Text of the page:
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January 8, 1988     The Message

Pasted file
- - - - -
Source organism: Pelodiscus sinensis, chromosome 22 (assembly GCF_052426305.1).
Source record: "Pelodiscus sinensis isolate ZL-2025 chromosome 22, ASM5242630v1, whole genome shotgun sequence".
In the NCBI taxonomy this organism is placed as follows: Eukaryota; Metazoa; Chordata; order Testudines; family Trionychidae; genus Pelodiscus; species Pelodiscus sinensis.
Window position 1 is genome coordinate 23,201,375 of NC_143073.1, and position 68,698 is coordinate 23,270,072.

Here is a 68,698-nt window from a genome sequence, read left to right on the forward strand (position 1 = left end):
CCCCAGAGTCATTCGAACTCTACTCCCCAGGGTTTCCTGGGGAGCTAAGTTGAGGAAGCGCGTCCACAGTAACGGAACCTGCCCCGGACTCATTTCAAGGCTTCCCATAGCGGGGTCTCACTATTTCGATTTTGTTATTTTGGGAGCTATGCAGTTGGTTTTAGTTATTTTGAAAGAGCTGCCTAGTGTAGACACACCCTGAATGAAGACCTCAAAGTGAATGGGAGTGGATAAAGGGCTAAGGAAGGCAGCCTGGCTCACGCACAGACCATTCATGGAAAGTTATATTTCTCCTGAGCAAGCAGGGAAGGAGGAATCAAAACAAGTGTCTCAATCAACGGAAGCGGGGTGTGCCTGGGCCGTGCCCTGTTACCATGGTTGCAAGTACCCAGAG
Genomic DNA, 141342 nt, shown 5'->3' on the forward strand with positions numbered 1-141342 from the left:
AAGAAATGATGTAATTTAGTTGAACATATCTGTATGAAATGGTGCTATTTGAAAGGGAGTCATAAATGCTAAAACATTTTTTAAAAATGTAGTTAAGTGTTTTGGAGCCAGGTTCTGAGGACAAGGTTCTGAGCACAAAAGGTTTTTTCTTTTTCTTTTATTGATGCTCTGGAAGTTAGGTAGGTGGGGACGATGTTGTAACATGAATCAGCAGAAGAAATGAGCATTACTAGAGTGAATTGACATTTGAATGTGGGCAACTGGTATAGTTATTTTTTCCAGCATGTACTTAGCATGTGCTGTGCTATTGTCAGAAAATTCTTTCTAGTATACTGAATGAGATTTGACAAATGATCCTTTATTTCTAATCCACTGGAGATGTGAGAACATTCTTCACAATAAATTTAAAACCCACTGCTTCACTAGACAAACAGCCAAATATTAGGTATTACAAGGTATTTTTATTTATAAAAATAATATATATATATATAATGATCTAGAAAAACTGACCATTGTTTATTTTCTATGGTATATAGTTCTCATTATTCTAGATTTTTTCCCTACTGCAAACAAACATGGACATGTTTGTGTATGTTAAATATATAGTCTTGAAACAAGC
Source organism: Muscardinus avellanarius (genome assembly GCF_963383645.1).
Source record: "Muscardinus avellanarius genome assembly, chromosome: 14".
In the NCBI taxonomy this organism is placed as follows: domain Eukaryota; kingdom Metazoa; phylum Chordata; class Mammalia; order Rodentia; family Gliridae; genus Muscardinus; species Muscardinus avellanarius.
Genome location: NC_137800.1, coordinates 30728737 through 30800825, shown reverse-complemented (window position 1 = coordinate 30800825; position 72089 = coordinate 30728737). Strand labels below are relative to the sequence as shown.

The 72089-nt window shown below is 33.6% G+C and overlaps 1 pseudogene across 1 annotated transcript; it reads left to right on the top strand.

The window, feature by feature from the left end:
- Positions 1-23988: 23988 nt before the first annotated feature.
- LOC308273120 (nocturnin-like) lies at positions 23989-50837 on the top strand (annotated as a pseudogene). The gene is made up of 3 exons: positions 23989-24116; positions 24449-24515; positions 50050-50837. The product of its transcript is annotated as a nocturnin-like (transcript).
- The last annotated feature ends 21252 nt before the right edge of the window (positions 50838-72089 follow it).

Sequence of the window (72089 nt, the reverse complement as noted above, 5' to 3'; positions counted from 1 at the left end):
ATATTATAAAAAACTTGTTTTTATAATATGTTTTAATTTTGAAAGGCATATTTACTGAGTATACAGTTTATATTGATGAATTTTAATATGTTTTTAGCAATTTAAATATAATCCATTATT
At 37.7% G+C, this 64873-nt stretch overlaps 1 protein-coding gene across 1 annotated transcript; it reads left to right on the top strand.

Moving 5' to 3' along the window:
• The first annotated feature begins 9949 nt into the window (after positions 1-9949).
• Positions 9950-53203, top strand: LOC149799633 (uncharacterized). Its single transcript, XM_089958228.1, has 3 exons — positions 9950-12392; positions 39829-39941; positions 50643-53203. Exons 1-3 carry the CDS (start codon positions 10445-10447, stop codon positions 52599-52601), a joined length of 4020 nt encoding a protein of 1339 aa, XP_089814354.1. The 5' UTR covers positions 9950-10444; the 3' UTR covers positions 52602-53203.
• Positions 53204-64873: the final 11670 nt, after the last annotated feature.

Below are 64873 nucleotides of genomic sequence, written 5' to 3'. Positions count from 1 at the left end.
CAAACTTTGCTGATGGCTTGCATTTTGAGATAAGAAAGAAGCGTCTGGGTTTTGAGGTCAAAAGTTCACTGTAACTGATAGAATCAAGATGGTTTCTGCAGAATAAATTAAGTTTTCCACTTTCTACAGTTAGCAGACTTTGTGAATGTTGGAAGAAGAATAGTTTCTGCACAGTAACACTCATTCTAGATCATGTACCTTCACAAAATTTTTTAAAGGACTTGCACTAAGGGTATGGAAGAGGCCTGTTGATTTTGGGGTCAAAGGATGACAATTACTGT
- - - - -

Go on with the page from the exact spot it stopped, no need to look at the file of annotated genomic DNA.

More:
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CATHOLIC DIOCESE OF EVANSVILLE VOLUME 18 NUMBER 18 JANUARY 8, 1988 Audience with the pope Father David Fleck, Vocations Director for the Diocese of Evansville, center, and Evansville Theology student Eric Russ met with Pope John Paul U during Thanksgiving week this past fall. Father Fleck had been visiting Russ, who is studying at /0rth American College in Rome, when the invitation came from the Vatican for the audience with the pope. Russ, a native of Ferdinand, Ind., is a II Theology student preparing for the priesthood for the Diocese of Evansville. Photo by Arturo Mari, L'OSSERVATORE ROMANO 1987 Sister Blandford elected abbess Sister Mary Martha Blandford, O.S.C., was elected Jan. 5 as Abbess at the Monastery of St. Clare, Evansville. She was elected to a three-year term in the 19-member community, succeeding three term Abbess Sister Anna Scheessele. Sister Dorothy Kopetsky, O.S.C., was elected Vicaress. Elected as Counselors were Sister Anna Scheessele, O.S.C., Sister Mary Joseph Higdon, O.S.C., and Sister Mary Francis .Lindenschmidt, O.S.C.. The abbess is responsible for the spiritual and material welfare of the community. The vicaress is second in charge. "I want to be a servant of the sisters, to lead them in spiritual life." said the new abbess. "My duty is really just to be there for them, to lead them closer to the Lord." She added, "I trust the Lord will lead me." Sister Blandford is the daughter of Edward and Loretta Josephine Bland- ford, who live in Tell City, Ind. She entered the monastery Nov. 25, 1944; she made her first profession Mar. 13, 1947, and her solemn profession December 13, 1950, as a member of the Order of St. Clare, Second Order of St Francis. Sister Blandford says she trusts the Lord will send new members to the community, which at one time in the 1950s numbered 49. One new member will be received Sunday, Jan. 10, bfin'g: ins to 20 the total of women religious at the monastery. Pope's visit to the U.S. was highlight of year in religion By JERRY FILTEAU His frontal attack on dissent from the NC News Service church's magisterium, or teaching WASHINGTON (NC} -- For many U.S. Catholics the major religious event of 1987 was Pope John Paul II's U.S. trip Sept. 10-19. The pope urged American Catholics to uphold religious values in a secularized culture, develop a deeper prayer life and spirituality and promote priestly and religious vocations. He called on them to strengthen family life, adhere to church teachings and open .their hearts to the poor and suffering at ome and abroad. authority, at his,meeting with the na- tion's bishops in Los Angeles drew front-page headlines across the country. It is "a grave error," he said, to hold "that dissent from the magisterium is totally compatible with being a 'good Catholic' and poses no obstacle to reception of the sacraments." Visiting nine U.S. cities -- Miami; Columbia, S.C.; New Orleans; San An- tonio, Texas; Phoenix, Ariz.; Los Angeles, Monterey and San Francisco in California; and Detroit -- the pope met with priests, Religious, lay leaders, bishops, deacons, young people, educators, and health care and social workers. He had special meetings with black Catholics, native Americans and Polish Americans. He spoke in Spanish several times to large audiences of Hispanic Catholics. He also met with President Reagan, American Jewish leaders, represen- tatives of Non-Catholic Christian churches, and representatives of non- Christian religions. RELIGION WAS IN the news in 1987 in many other ways as well. Mother Teresa to speak in Louisville Mother Teresa of Calcutta is schedul- ed as the featured speaker of The Church Teaches Forum, in Louisville, Ky., according to an announcement from the sponsors of the event. Mother Teresa is the internationally known Founder and Mother General of Missionaries of Charity. Among the honors she has received are the Nobel Peace Prize in 1979, the Medal of -Freedom awarded by President Ronald Reagan in 1985 and the Pope John XXIII Peace Prize awarded by Pope Paul VI in .... 1971. Since Mother Teresa founded the Missionaries of Charity four decades ago, some 3000 sisters and 400 brothers have joined the order, working at 350 locations in 71 countries. The Church Teaches Forum is jointly sponsored by Catholics United for the Faith and the Cardinal Mindszenty Foundation. It is scheduled June 18, at the Commonwealth Convention Center, Louisville, Ky. Area Coordinator for the forum is John Payne of Evansville. Payne said he received word of Mother Teresa!s scheduled appearance earlier this week. Payne is beginning efforts to coor- dinate transportation for members of religious communities within the Evansville diocese who want to attend the Forum. He said he also hopes to solicit donations to pay for their transportation and meal expenses. Payne said people in the Vincennes area should contact Richard Vieck for more information about the Forum, and efforts to coordinate local participation. On the world scene, Central 'American conflicts, South African apar- theid, Soviet oppression of religious ac- tivists and the U.S.-Soviet summit to eliminate short- and medium-range nuclear missiles in Europe were objects of concern and involvement by religious leaders. Religious leaders praised the December meeting of President Reagan and Soviet leader Mikhail Gorbachev as the two world leaders signed the nuclear reduction pact and explored possibilities of reaching a similar agree- ment on long-range strategic weapons. The treaty -- which still needs to be ratified by legislative bodies in the two countries -- followed one of the basic nuclear deterrence principles enun- ciated by Pope John Paul and the U.S. Catholic bishops, that deterrence is morally acceptable not as an end in itself but only as part of a process aimed at reduction and eventual elimination of nuclear weapons. In Central America, new hopes for peace were raised in August. as Costa Rican President Oscar Arias led the heads of the region's countries to agree- ment on a peace plan. Arias received the Nobel Peace Prize for his work. Following the agreement, Arch- bishop Arturo Rivera Dumas of San Salvador, E1 Salvador, mediated peace talks between the government and rebel forces in his country, and Nicaraguan Cardinal Miguel Obando Bravo was named to head reconciliation efforts be- tween the Sandinista government and "contra" guerrillas of Nicaragua. 8 1987page 14 CATHOLIC DIOCESE OF EVANSVILLE VOLUME 18 NUMBER 18 JANUARY 8, 1988 Audience with the pope Father David Fleck, Vocations Director for the Diocese of Evansville, center, and Evansville Theology student Eric Russ met with Pope John Paul U during Thanksgiving week this past fall. Father Fleck had been visiting Russ, who is studying at /0rth American College in Rome, when the invitation came from the Vatican for the audience with the pope. Russ, a native of Ferdinand, Ind., is a II Theology student preparing for the priesthood for the Diocese of Evansville. Photo by Arturo Mari, L'OSSERVATORE ROMANO 1987 Sister Blandford elected abbess Sister Mary Martha Blandford, O.S.C., was elected Jan. 5 as Abbess at the Monastery of St. Clare, Evansville. She was elected to a three-year term in the 19-member community, succeeding three term Abbess Sister Anna Scheessele. Sister Dorothy Kopetsky, O.S.C., was elected Vicaress. Elected as Counselors were Sister Anna Scheessele, O.S.C., Sister Mary Joseph Higdon, O.S.C., and Sister Mary Francis .Lindenschmidt, O.S.C.. The abbess is responsible for the spiritual and material welfare of the community. The vicaress is second in charge. "I want to be a servant of the sisters, to lead them in spiritual life." said the new abbess. "My duty is really just to be there for them, to lead them closer to the Lord." She added, "I trust the Lord will lead me." Sister Blandford is the daughter of Edward and Loretta Josephine Bland- ford, who live in Tell City, Ind. She entered the monastery Nov. 25, 1944; she made her first profession Mar. 13, 1947, and her solemn profession December 13, 1950, as a member of the Order of St. Clare, Second Order of St Francis. Sister Blandford says she trusts the Lord will send new members to the community, which at one time in the 1950s numbered 49. One new member will be received Sunday, Jan. 10, bfin'g: ins to 20 the total of women religious at the monastery. Pope's visit to the U.S. was highlight of year in religion By JERRY FILTEAU His frontal attack on dissent from the NC News Service church's magisterium, or teaching WASHINGTON (NC} -- For many U.S. Catholics the major religious event of 1987 was Pope John Paul II's U.S. trip Sept. 10-19. The pope urged American Catholics to uphold religious values in a secularized culture, develop a deeper prayer life and spirituality and promote priestly and religious vocations. He called on them to strengthen family life, adhere to church teachings and open .their hearts to the poor and suffering at ome and abroad. authority, at his,meeting with the na- tion's bishops in Los Angeles drew front-page headlines across the country. It is "a grave error," he said, to hold "that dissent from the magisterium is totally compatible with being a 'good Catholic' and poses no obstacle to reception of the sacraments." Visiting nine U.S. cities -- Miami; Columbia, S.C.; New Orleans; San An- tonio, Texas; Phoenix, Ariz.; Los Angeles, Monterey and San Francisco in California; and Detroit -- the pope met with priests, Religious, lay leaders, bishops, deacons, young people, educators, and health care and social workers. He had special meetings with black Catholics, native Americans and Polish Americans. He spoke in Spanish several times to large audiences of Hispanic Catholics. He also met with President Reagan, American Jewish leaders, represen- tatives of Non-Catholic Christian churches, and representatives of non- Christian religions. RELIGION WAS IN the news in 1987 in many other ways as well. Mother Teresa to speak in Louisville Mother Teresa of Calcutta is schedul- ed as the featured speaker of The Church Teaches Forum, in Louisville, Ky., according to an announcement from the sponsors of the event. Mother Teresa is the internationally known Founder and Mother General of Missionaries of Charity. Among the honors she has received are the Nobel Peace Prize in 1979, the Medal of -Freedom awarded by President Ronald Reagan in 1985 and the Pope John XXIII Peace Prize awarded by Pope Paul VI in .... 1971. Since Mother Teresa founded the Missionaries of Charity four decades ago, some 3000 sisters and 400 brothers have joined the order, working at 350 locations in 71 countries. The Church Teaches Forum is jointly sponsored by Catholics United for the Faith and the Cardinal Mindszenty Foundation. It is scheduled June 18, at the Commonwealth Convention Center, Louisville, Ky. Area Coordinator for the forum is John Payne of Evansville. Payne said he received word of Mother Teresa!s scheduled appearance earlier this week. Payne is beginning efforts to coor- dinate transportation for members of religious communities within the Evansville diocese who want to attend the Forum. He said he also hopes to solicit donations to pay for their transportation and meal expenses. Payne said people in the Vincennes area should contact Richard Vieck for more information about the Forum, and efforts to coordinate local participation. On the world scene, Central 'American conflicts, South African apar- theid, Soviet oppression of religious ac- tivists and the U.S.-Soviet summit to eliminate short- and medium-range nuclear missiles in Europe were objects of concern and involvement by religious leaders. Religious leaders praised the December meeting of President Reagan and Soviet leader Mikhail Gorbachev as the two world leaders signed the nuclear reduction pact and explored possibilities of reaching a similar agree- ment on long-range strategic weapons. The treaty -- which still needs to be ratified by legislative bodies in the two countries -- followed one of the basic nuclear deterrence principles enun- ciated by Pope John Paul and the U.S. Catholic bishops, that deterrence is morally acceptable not as an end in itself but only as part of a process aimed at reduction and eventual elimination of nuclear weapons. In Central America, new hopes for peace were raised in August. as Costa Rican President Oscar Arias led the heads of the region's countries to agree- ment on a peace plan. Arias received the Nobel Peace Prize for his work. Following the agreement, Arch- bishop Arturo Rivera Dumas of San Salvador, E1 Salvador, mediated peace talks between the government and rebel forces in his country, and Nicaraguan Cardinal Miguel Obando Bravo was named to head reconciliation efforts be- tween the Sandinista government and "contra" guerrillas of Nicaragua. 8 1987page 14